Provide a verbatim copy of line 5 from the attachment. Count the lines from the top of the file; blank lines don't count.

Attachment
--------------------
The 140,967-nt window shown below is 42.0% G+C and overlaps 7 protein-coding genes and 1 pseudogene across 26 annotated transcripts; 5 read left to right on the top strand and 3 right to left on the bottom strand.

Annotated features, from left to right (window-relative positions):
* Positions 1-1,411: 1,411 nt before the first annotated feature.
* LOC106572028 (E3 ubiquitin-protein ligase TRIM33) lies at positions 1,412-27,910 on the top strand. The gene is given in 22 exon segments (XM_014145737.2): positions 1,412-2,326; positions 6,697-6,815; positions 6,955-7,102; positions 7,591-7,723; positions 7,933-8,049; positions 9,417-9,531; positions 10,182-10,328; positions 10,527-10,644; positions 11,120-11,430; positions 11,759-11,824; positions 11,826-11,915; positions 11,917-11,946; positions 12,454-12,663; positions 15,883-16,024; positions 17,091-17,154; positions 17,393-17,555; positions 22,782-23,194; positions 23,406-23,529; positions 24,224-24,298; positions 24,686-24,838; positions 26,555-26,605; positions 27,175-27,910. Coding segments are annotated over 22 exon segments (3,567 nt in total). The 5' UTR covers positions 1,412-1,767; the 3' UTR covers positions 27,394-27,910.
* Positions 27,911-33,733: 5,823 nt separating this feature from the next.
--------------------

* Positions 27,911-33,733: 5,823 nt separating this feature from the next.